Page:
JAMA. 1917;LXIX(13):1083. doi:10.1001/jama.1917.02590400043017.
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Only a few years ago the chronic polyuria that was formerly referred to under the uncharacteristic designation of diabetes insipidus was regarded as a comparatively rare malady. The advance of clinical medicine has, however, brought to light an unexpected number of cases, some of which have been subjected to careful study with the aid of the newest methods of science. Although the pathogenesis of the disease is still decidedly debatable and many observers are inclined to associate it in some way with the central nervous system, other competent investigators have championed the hypothesis that chronic polyuria is primarily the result of a disease of the kidney.1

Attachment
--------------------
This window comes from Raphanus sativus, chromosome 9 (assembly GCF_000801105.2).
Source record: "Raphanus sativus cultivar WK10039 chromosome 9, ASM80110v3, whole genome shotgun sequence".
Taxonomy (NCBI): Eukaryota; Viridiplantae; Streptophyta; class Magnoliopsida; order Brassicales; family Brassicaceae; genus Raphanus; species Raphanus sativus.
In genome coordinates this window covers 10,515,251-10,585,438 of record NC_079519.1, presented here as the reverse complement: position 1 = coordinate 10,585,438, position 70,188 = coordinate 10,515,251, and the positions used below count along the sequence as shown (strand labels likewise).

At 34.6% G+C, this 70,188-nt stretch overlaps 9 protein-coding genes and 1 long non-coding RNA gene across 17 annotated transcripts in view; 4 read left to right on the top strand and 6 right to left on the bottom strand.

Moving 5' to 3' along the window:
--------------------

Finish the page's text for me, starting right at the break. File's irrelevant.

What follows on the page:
One salient characteristic of the disease is the inordinately low specific gravity and the enormous volumes of the urine. It has been maintained by those who incline to the kidney factor as the determining agency in the disease that the kidneys of affected


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